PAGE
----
ICRC president: “We are witnessing a global and collective failure to protect civilians in armed conflicts”

The human toll of these wars, exacerbated by the use of heavy explosive weapons in populated areas, is unacceptable.

Heavy explosive weapons put at risk everyone – children, women and men – and everything – homes, schools and hospitals – within their wide impact areas often extending well beyond their target. In urban environments where military objectives, civilians and civilian objects are commingled, the results are devastating. The ICRC teams on the ground have seen scores of civilians killed or injured, often left with permanent disabilities or serious mental trauma. Cities are reduced to rubble, with homes, infrastructures, schools and cultural sites destroyed. People’s means of earning a living are wiped out. Services essential for human survival collapse, leaving entire populations without access to water, sanitation, electricity or health care – causing more death and disease, triggering displacement and setting development back decades.

The ICRC has witnessed the human cost of war and heavy explosive weapons rising over the past two years. It has become intolerable.

Importantly, it raises serious questions about how states and non-state armed groups using such weapons are interpreting and applying the rules of international humanitarian law (IHL) that govern the conduct of hostilities.
These IHL rules are all about protecting civilians from the deadly dangers of hostilities. They stem from the cardinal principle of distinction that requires all parties to a conflict to distinguish at all times between the civilian population and combatants, and between civilian objects and military objectives. Attacks must not be directed against civilians or civilian objects, and indiscriminate attacks are prohibited.

Furthermore, the principles of proportionality and precaution afford protection to civilians and civilian objects against the danger of being incidentally harmed by attacks against military objectives. In the conduct of military operations, constant care must be taken to spare the civilian population and civilian objects. Attacks are prohibited when they may be expected to cause incidental harm to civilians and civilian objects that would be excessive or could be avoided or minimized.

And yet, we see exceptions to IHL being made that strip entire categories of people of their protection. We see transactional and reciprocal arguments invoked in an attempt to justify unacceptable interpretations of proportionality, feasible precautions not being taken and other non-compliant behaviors. We see military necessity being increasingly emphasized to the detriment of sparing civilian lives, with far too little regard being paid to the protective purpose of IHL. As parties to armed conflicts interpret these tenets of international humanitarian law with increased elasticity, they set a dangerous precedent with tragic consequences for all.

On the contrary, these principles and rules must be faithfully complied with at all times by all parties in all armed conflicts, including when using explosive weapons in populated areas.

In this respect, we commend the Political Declaration on Explosive Weapons in Populated Areas for stressing the importance of full compliance with IHL as a means to protect civilians and civilian objects and to avoid, and in any event minimize, civilian harm.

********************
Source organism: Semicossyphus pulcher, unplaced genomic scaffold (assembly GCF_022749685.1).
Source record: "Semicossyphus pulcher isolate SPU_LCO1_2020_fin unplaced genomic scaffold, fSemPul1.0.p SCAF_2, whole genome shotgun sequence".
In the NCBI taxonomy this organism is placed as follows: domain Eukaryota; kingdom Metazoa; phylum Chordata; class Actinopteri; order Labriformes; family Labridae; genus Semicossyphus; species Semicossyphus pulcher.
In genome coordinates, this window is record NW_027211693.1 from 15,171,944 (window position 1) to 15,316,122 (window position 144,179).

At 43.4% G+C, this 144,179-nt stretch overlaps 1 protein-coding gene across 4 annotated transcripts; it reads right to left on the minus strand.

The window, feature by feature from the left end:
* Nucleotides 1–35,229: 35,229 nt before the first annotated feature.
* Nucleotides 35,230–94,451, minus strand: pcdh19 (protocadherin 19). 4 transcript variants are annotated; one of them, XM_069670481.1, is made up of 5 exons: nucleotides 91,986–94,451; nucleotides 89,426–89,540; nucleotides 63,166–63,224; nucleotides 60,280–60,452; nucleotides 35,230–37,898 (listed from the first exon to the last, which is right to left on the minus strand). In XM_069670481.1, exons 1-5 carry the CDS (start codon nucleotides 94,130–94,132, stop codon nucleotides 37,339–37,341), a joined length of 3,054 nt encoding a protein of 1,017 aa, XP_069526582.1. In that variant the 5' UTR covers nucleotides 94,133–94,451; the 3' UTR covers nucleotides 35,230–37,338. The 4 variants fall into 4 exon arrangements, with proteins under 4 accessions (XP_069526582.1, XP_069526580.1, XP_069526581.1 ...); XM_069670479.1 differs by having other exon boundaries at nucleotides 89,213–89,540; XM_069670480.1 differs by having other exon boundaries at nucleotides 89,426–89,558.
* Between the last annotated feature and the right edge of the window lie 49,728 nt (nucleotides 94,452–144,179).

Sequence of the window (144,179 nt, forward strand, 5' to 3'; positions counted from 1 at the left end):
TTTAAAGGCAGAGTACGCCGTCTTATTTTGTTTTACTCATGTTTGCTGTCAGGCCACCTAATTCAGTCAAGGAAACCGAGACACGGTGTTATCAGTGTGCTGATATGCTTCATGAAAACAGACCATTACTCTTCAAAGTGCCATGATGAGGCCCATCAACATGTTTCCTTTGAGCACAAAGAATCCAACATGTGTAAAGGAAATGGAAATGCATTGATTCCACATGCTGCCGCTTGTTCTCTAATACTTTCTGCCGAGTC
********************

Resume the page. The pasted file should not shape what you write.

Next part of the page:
While there is no general prohibition under IHL against using heavy explosive weapons in populated areas, their use in these areas is very likely to have indiscriminate effects, and, depending on the circumstances, IHL rules may well prohibit such use. This underpins the long-standing call by the ICRC and the broader International Red Cross and Red Crescent Movement to all states and non-state armed groups that are parties to armed conflicts to avoid the use of heavy explosive weapons in populated areas. These weapons should not be used in populated areas unless sufficient mitigation measures can be taken to limit their wide area effects and the consequent risk of civilian harm.

In this regard, the declaration is a groundbreaking achievement. It acknowledges the profound suffering inflicted by these weapons and is the first instrument expressly committing states to curb their use.

The declaration recognizes that, beyond compliance with the law, effectively protecting civilians requires states and parties to armed conflicts to review and improve national policy and practice with regard to the protection of civilians during armed conflict involving the use of explosive weapons in populated areas.

The ICRC welcomes this political commitment. The daily reminders from around the world of the devastation caused by urban warfare highlight the declaration’s relevance and urgency. However, in the reality of armed conflicts, we must soberly acknowledge that the declaration’s life-saving potential will only materialize if:

  • all endorsing states implement the declaration – in letter and spirit
  • all parties to armed conflict, including non-state armed groups, fully adhere to its commitments, and
  • all warring parties interpret IHL, including its rules on the conduct of hostilities, in good faith, as the protective body of law it is meant to be.

Words matter. Political pledges matter. Yet they offer scant consolation to civilians worldwide enduring the horrors of bombardment. What is urgently needed is tangible, on-the-ground change. We call on you all to take concrete steps, here in Oslo and when back in your capitals, to make this change.

Source : Icrc